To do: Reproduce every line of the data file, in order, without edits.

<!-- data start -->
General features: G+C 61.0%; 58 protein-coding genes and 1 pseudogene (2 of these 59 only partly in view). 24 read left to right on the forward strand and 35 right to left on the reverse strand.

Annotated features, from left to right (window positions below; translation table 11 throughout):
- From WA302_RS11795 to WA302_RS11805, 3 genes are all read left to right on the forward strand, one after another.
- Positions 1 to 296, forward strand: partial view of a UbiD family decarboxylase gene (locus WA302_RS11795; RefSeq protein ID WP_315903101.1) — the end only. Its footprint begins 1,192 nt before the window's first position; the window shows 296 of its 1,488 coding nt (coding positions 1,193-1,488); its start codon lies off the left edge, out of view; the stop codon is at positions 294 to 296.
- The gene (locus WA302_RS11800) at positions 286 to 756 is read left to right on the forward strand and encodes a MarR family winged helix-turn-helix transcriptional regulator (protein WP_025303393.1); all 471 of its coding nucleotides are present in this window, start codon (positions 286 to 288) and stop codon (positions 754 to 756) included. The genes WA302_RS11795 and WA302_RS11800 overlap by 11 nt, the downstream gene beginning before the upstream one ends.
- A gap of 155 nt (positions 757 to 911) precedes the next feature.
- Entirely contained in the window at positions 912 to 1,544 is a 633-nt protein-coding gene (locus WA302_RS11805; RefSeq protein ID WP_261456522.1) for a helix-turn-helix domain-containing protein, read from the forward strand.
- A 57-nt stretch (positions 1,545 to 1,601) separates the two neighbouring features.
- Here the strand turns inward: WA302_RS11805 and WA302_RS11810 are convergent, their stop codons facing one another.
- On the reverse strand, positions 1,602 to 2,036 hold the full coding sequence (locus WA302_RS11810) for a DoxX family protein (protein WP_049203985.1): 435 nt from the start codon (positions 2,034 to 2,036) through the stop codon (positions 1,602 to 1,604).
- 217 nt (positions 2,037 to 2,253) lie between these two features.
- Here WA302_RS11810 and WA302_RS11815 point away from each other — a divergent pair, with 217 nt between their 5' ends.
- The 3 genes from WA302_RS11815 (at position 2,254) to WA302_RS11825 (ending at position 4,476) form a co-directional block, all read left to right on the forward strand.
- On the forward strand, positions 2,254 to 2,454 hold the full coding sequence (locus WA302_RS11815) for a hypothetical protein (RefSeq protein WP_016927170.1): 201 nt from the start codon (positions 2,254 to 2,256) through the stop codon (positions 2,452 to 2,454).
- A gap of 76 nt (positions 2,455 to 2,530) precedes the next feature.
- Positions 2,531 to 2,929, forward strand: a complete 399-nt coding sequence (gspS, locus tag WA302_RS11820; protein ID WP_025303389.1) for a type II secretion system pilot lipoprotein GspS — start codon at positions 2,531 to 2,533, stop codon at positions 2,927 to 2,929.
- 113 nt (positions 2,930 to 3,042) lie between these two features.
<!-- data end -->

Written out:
General features: G+C 61.0%; 58 protein-coding genes and 1 pseudogene (2 of these 59 only partly in view). 24 read left to right on the forward strand and 35 right to left on the reverse strand.

Annotated features, from left to right (window positions below; translation table 11 throughout):
- From WA302_RS11795 to WA302_RS11805, 3 genes are all read left to right on the forward strand, one after another.
- Positions 1 to 296, forward strand: partial view of a UbiD family decarboxylase gene (locus WA302_RS11795; RefSeq protein ID WP_315903101.1) — the end only. Its footprint begins 1,192 nt before the window's first position; the window shows 296 of its 1,488 coding nt (coding positions 1,193-1,488); its start codon lies off the left edge, out of view; the stop codon is at positions 294 to 296.
- The gene (locus WA302_RS11800) at positions 286 to 756 is read left to right on the forward strand and encodes a MarR family winged helix-turn-helix transcriptional regulator (protein WP_025303393.1); all 471 of its coding nucleotides are present in this window, start codon (positions 286 to 288) and stop codon (positions 754 to 756) included. The genes WA302_RS11795 and WA302_RS11800 overlap by 11 nt, the downstream gene beginning before the upstream one ends.
- A gap of 155 nt (positions 757 to 911) precedes the next feature.
- Entirely contained in the window at positions 912 to 1,544 is a 633-nt protein-coding gene (locus WA302_RS11805; RefSeq protein ID WP_261456522.1) for a helix-turn-helix domain-containing protein, read from the forward strand.
- A 57-nt stretch (positions 1,545 to 1,601) separates the two neighbouring features.
- Here the strand turns inward: WA302_RS11805 and WA302_RS11810 are convergent, their stop codons facing one another.
- On the reverse strand, positions 1,602 to 2,036 hold the full coding sequence (locus WA302_RS11810) for a DoxX family protein (protein WP_049203985.1): 435 nt from the start codon (positions 2,034 to 2,036) through the stop codon (positions 1,602 to 1,604).
- 217 nt (positions 2,037 to 2,253) lie between these two features.
- Here WA302_RS11810 and WA302_RS11815 point away from each other — a divergent pair, with 217 nt between their 5' ends.
- The 3 genes from WA302_RS11815 (at position 2,254) to WA302_RS11825 (ending at position 4,476) form a co-directional block, all read left to right on the forward strand.
- On the forward strand, positions 2,254 to 2,454 hold the full coding sequence (locus WA302_RS11815) for a hypothetical protein (RefSeq protein WP_016927170.1): 201 nt from the start codon (positions 2,254 to 2,256) through the stop codon (positions 2,452 to 2,454).
- A gap of 76 nt (positions 2,455 to 2,530) precedes the next feature.
- Positions 2,531 to 2,929, forward strand: a complete 399-nt coding sequence (gspS, locus tag WA302_RS11820; protein ID WP_025303389.1) for a type II secretion system pilot lipoprotein GspS — start codon at positions 2,531 to 2,533, stop codon at positions 2,927 to 2,929.
- 113 nt (positions 2,930 to 3,042) lie between these two features.